MUSIC NEWS – INDUSTRY. TikTok owner launches social media for music / As concert income drops, could fan investments create a new revenue stream for artists? / Musicians ask Spotify to triple payments / 17 blockchain music companies reshaping a troubled industry / $3.3b sale of Universal Music Group stake to China’s Tencent / Could hip-hop’s next global superstar emerge from India?
TikTok owner launches social media for music
Resso allows users to stream, share lyrics, comments and engage with other listeners, generate music-accompanied GIFs and videos, something that’s also a hit on its sister app TikTok, the company said in a statement.
As concert income drops, could fan investments create a new revenue stream for artists?
Global Rockstar enables fans to become “shareholders” of new hit songs. In return, these fans benefit from revenues from streams and radio plays for the next 70 years. The Austria-headquartered company plans to accelerate its growth in Europe and expand its team in Vienna “with a focus on IT and product optimization”.
According to Global Rockstar, its priorities for the coming months are “process efficiency, user experience, artist acquisition and expansion of the network of hit producers”
Musicians ask Spotify to triple payments to cover lost concert revenue
Musicians are calling on Spotify to triple its royalty rates following the coronavirus pandemic. Many venues have closed and tours have been cancelled, removing what has become a key revenue stream for the majority of artists.
An online petition posted by musician Evan Greer asked Spotify to triple its rates permanently and make a $500,000 (£432,140) donation to the Covid-19 fund of Sweet Relief, a California-based charity that provides financial assistance to musicians and industry workers.
A spokesperson for Spotify told the Guardian: “There’s no question this is a challenging time for our creator community and we are working to assist them through MusiCares’ Covid-19 relief fund to provide much needed assistance.”
17 blockchain music companies reshaping a troubled industry
Blockchain proponents champion blockchain’s distributed ledger technology as a way to efficiently release music, streamline royalty payments, eliminate expensive middlemen and establish a point of origin for music creators. Which is to say blockchain can re-establish the way music is produced, bought, sold, listened to and managed in a fair and transparent way.
Vivendi closes $3.3b sale of Universal Music Group stake to China’s Tencent
The deal values Universal Music at €30B ($33B). Universal operates labels responsible for artists including The Beatles, Taylor Swift, Billie Eilish and Nirvana. The agreement also gives Tencent and its partners the right to increase their stake to as much as 20% at the same valuation until January 15, 2021. The two companies also intend to enter into a second agreement that gives Tencent an option to acquire a minority equity stake in UMG’s Greater China business.
Could hip-hop’s next global superstar emerge from India?
Raja Kumari was not born in New Delhi or Mumbai or Kolkata — rather, 8,000 miles away, in Claremont, California. But Kumari and her record label have a huge ambition this year: to smash down doors for Indian rappers all over the world. Hip-hop artist Kumari is incorporating Indian music and has signed with Indian record label Mass Appeal India, a joint venture spawned out of Universal Music and New York business, Mass Appeal. It sees immense potential in a market the industry has traditionally overlooked.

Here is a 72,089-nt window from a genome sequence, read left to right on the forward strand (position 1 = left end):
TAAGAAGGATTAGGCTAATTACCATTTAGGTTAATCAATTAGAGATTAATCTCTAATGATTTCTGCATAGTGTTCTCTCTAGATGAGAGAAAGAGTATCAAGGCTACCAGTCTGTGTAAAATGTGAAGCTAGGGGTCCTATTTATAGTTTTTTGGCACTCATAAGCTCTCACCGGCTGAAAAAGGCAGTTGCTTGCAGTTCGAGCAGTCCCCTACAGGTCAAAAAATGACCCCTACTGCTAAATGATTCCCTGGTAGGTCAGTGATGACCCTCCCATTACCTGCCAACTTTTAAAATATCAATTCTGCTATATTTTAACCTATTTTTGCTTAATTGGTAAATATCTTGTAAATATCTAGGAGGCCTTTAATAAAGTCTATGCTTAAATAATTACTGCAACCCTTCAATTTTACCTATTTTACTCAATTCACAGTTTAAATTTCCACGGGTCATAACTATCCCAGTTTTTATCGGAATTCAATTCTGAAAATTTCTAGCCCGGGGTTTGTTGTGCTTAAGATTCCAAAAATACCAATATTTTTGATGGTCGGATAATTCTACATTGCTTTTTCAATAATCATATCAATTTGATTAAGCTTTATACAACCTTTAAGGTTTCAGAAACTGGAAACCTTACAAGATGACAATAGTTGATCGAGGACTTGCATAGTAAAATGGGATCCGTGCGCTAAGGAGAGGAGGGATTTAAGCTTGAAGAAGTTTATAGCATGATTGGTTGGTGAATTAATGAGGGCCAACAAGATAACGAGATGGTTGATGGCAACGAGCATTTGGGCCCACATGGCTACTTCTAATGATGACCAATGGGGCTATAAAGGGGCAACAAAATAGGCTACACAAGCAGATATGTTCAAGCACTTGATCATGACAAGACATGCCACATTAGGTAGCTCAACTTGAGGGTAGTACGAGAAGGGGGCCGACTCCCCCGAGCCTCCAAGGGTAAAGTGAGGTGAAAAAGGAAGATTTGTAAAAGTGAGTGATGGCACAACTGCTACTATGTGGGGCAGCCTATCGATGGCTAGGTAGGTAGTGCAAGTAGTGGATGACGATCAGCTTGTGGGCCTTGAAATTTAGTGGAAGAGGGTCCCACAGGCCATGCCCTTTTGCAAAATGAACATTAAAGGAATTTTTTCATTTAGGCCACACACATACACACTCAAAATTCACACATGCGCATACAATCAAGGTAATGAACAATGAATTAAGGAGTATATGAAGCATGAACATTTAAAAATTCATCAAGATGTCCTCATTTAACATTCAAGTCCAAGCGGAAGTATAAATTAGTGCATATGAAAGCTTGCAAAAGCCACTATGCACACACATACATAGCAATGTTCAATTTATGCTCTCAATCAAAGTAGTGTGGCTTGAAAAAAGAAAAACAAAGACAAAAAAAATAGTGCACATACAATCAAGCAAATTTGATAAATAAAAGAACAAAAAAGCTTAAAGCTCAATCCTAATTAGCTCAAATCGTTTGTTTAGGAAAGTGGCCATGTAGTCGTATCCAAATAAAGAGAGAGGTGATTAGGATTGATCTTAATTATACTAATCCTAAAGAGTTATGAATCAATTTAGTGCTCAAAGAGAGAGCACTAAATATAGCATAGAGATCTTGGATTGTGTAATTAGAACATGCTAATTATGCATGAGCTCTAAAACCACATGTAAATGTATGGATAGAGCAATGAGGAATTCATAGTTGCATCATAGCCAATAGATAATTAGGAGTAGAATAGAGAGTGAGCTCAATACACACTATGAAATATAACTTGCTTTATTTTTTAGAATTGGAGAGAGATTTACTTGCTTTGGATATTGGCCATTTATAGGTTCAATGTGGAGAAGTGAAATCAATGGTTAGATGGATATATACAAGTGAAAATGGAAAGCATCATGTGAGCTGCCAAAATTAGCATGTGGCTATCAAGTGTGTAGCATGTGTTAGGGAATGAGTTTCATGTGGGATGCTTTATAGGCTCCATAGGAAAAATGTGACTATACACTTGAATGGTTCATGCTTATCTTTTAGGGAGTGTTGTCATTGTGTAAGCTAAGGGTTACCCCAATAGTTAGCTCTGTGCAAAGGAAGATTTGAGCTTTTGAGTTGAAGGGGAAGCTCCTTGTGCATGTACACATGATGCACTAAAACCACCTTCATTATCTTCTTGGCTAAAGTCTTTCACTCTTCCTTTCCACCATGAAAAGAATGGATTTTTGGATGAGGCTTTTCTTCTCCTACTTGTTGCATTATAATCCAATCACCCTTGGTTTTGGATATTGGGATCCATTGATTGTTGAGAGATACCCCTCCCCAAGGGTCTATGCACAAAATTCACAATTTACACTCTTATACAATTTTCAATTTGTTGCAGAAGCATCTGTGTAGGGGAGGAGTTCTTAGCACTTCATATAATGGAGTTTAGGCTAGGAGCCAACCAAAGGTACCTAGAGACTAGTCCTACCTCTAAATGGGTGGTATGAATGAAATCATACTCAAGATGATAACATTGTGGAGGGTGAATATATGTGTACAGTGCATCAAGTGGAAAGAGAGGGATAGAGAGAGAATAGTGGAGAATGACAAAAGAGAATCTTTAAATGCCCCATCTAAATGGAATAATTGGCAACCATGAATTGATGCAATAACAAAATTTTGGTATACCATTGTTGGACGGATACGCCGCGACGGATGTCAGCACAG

MUSIC NEWS – INTERNATIONAL. Culture Action Europe on Covid-19 / Pussy Riot members arrested – LGBTI video / Singapore gives special funding / Hong Kong: arts community self-help / From New Zealand’s national funding body / N. Ireland’s Disability Action Plan and Equality Action Plan / An accelerator under-used? / This is a moment in classical music history
Culture Action Europe has words to say on Covid-19
Covid-19 has hit the arts and culture sector severely. Cultural operators make enormous efforts to maintain activities to ease people’s feeling of isolation. But with cultural venues closed, performances, festivals cancelled, the sector is already impacted by the immediate economic, social, cultural and human consequences. Workers in the sector, who are often in an already precarious situation (self-employed, freelancers) are left for months without any income. In order to sustain European cultural life, national governments and EU institutions must adopt emergency measures that specifically and adequately support the sustainability of the cultural ecosystems. Hence, we urge the European Commission to make the 25 billion emergency package to Europe’s economy also available to the arts and culture sector.
In confinement, instead of social distancing we should practice physical distancing and social solidarity. As we go through these arduous times, let us take the moment to stop and reflect. Which Europe do we want to live in after the crisis is over? Are we ready to rethink our collective and individual aspirations regarding our communities and our common goods? Are we ready to take actions to tackle climate change together and to recognise culture’s role in fair development? Will we be ready to address social inequalities and put solidarity above the immediate economic gains? Instead of going back to business as usual, will the governments pluck up the courage to implement drastic systemic changes?